iOS 9.3.1


'iOS 9.3.1' Articles

9.7-Inch iPad Pro Crashing Issues Persist for Some Users on iOS 9.3.2

Over the past six weeks, a number of 9.7-inch iPad Pro early adopters have reported sporadic crashing issues that result in the tablet soft rebooting to the Apple logo start up screen and prompting Touch ID or passcode verification. The bug has afflicted a wide range of 9.7-inch iPad Pro models since the tablet launched on March 31, regardless of storage capacity, color, and Wi-Fi or cellular capabilities. Both iOS 9.3.1 and iOS 9.3.2 appear to be affected. Based on crowdsourced information from the Apple Support Communities and MacRumors discussion forums, it appears that Safari, while not necessarily the root cause of the problem, may be triggering the crashing and reboot cycles. MacRumors reader jekjones1558 writes:I have started getting random reboots. Today for the first time my 9.7-inch iPad Pro froze on the Apple screen during reboot. It seems to happen most when switching between Mail and Safari. I had to hold the on/off button to get it unstuck.Apple Support Communities user MangoSoda experienced similar behavior:My 9.7-inch iPad Pro (32GB) is less than 15 days old and has exhibited this behavior at least twice now. I'm up to date on iOS. […] Last time [it crashed] I was looking at […] images on Safari. I also had 5-6 apps running in the background.Various related discussion topics have amassed over 30,000 views and 500 comments, indicating more than a few isolated users are affected. The actual underlying problem remains unknown, but it is likely rooted in software and should be addressed by Apple in a future update if warranted, in the same vein as iO

Security Flaw in iOS 9.3.1 Allows Access to iPhone Photos and Contacts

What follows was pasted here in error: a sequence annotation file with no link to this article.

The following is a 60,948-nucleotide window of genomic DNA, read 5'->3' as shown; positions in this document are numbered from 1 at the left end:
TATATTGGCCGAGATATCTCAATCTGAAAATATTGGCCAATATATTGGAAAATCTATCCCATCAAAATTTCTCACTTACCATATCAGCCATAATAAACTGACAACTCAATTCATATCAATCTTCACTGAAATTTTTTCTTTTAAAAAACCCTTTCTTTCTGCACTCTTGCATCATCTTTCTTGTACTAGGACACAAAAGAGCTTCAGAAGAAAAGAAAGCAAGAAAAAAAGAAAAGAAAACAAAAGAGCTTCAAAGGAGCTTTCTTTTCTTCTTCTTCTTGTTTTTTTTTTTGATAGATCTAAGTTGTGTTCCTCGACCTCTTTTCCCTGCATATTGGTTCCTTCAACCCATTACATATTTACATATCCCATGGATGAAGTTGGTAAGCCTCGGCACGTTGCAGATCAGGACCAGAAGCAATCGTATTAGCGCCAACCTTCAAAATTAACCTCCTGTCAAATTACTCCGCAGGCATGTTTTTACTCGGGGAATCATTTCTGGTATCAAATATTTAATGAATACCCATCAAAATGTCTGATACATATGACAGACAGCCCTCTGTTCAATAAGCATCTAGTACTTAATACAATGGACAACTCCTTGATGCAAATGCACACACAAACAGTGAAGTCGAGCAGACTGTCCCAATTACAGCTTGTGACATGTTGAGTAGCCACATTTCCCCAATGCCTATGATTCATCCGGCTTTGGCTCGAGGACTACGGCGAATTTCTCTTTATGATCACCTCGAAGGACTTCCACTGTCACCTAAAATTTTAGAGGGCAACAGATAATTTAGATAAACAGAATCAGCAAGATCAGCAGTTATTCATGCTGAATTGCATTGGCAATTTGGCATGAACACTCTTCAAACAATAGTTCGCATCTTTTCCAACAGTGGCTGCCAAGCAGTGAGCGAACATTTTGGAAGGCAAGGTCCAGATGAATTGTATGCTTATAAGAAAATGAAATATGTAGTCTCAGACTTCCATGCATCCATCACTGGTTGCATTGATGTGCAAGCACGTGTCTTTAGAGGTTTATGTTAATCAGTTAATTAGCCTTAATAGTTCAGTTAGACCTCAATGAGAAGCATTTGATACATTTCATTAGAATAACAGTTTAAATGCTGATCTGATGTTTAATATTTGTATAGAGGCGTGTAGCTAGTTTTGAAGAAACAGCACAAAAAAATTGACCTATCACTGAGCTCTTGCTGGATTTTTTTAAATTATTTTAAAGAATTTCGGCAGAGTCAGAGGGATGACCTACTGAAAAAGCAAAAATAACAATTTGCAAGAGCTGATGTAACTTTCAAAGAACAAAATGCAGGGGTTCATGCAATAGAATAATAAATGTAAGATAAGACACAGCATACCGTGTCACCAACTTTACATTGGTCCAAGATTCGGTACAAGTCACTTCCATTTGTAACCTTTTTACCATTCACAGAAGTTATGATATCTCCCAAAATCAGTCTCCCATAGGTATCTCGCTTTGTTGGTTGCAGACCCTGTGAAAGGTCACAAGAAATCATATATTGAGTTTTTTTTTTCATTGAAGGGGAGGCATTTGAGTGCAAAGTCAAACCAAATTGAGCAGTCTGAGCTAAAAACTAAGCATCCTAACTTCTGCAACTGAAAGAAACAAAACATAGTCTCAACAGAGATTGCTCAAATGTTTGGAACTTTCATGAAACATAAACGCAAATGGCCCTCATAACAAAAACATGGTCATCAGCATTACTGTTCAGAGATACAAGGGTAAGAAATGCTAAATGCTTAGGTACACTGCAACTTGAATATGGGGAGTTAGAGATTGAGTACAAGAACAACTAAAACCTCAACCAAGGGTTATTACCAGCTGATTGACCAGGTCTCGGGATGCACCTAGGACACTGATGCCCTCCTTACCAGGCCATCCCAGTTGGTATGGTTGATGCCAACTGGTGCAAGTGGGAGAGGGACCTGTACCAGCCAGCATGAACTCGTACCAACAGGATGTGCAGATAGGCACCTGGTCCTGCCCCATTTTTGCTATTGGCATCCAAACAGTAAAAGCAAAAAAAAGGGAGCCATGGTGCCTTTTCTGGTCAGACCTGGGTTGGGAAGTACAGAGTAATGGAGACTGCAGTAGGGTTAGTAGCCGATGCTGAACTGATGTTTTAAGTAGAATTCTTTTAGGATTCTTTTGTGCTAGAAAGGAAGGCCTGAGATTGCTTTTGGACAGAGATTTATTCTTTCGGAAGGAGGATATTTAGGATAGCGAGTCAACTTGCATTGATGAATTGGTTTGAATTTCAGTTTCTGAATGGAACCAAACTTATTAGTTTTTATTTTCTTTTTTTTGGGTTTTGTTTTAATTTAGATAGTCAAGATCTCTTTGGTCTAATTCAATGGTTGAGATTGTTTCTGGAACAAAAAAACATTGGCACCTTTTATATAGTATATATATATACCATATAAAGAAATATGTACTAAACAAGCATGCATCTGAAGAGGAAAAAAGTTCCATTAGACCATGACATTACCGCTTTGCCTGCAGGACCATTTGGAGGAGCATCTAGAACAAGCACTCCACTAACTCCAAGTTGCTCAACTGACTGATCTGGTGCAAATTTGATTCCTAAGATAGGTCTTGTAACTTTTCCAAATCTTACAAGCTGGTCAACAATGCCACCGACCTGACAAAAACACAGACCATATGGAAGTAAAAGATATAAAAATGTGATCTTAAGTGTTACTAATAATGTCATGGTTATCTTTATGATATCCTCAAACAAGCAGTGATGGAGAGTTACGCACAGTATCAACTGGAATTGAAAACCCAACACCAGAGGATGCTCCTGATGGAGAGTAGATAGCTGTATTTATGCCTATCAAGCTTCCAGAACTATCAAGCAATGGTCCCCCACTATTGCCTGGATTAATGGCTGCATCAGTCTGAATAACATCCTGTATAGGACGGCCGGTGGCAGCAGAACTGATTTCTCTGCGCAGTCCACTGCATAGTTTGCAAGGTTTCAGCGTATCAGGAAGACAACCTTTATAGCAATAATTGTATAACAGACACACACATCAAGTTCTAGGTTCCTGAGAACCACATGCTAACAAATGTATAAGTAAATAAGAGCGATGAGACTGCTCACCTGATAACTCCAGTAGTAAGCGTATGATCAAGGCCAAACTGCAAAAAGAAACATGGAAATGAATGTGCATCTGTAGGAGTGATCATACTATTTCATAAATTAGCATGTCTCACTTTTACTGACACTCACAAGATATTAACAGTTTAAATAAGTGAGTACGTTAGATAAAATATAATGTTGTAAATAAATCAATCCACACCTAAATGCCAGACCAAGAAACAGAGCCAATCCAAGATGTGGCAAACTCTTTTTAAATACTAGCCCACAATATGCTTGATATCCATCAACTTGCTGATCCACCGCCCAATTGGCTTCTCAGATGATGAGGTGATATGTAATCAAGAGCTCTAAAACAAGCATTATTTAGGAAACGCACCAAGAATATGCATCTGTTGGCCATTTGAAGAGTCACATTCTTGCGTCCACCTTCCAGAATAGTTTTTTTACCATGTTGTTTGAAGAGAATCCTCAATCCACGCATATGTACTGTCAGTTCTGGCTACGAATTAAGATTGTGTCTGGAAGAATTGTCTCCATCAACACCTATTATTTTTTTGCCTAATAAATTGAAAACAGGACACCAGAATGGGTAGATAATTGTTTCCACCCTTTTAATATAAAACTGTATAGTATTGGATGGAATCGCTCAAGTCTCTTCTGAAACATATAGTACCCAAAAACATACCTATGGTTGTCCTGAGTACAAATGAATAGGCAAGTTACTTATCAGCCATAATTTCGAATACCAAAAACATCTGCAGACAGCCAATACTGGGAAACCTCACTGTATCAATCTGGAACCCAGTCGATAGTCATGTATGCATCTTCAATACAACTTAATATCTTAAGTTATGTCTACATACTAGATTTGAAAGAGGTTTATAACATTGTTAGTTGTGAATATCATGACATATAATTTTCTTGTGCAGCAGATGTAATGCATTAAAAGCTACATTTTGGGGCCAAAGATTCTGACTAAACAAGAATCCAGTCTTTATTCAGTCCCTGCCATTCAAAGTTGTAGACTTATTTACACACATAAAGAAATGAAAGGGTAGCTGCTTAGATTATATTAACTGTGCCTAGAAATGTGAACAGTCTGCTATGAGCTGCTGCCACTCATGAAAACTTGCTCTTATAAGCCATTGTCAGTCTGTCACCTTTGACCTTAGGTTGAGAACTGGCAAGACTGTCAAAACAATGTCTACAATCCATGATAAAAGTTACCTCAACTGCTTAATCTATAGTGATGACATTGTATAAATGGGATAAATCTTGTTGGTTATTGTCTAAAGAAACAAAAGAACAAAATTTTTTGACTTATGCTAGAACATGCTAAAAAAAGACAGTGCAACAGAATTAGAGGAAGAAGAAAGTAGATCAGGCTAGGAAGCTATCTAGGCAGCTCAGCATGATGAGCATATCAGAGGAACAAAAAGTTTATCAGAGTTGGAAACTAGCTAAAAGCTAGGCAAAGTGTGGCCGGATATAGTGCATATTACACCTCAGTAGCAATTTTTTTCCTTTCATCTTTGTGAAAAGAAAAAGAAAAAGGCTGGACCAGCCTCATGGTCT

A video surfaced online yesterday purporting to show a vulnerability in iOS 9.3.1 that allows anyone to access photos and contacts on a locked iPhone without having to enter a passcode. The YouTube video, uploaded by Jose Rodriguez and first spotted by The Daily Dot, depicts a user performing a Siri search followed by a series of relatively simple steps, one of which involves 3D Touch, limiting the exploit to iPhone 6s and 6s Plus devices. The procedure starts by invoking Siri on the locked phone by holding the home button or using the "Hey, Siri" function, and then asking the personal assistant to initiate a Twitter search. When the returned results include contact details such as an email address, a 3D Touch gesture is used on the contact information to bring up a Quick Actions menu. Tapping "Add to Existing Contact" then brings up the iPhone's Contacts list. By selecting a contact and opting to add a photo to the entry, the phone's photo library can also be freely accessed. The flaw is only applicable if the iPhone owner has previously granted Siri permission to access Twitter account information as well as to Contacts or Photos, operations which require establishing ownership of the device with the passcode or Touch ID. Additionally, if the iPhone has exited a Touch ID grace period, a passcode is still required before using Siri. Users worried about the vulnerability can protect themselves by ensuring Siri's access to Twitter and Photos is disabled. On your device, go to Settings -> Privacy -> Twitter and if Siri is listed, turn off its access.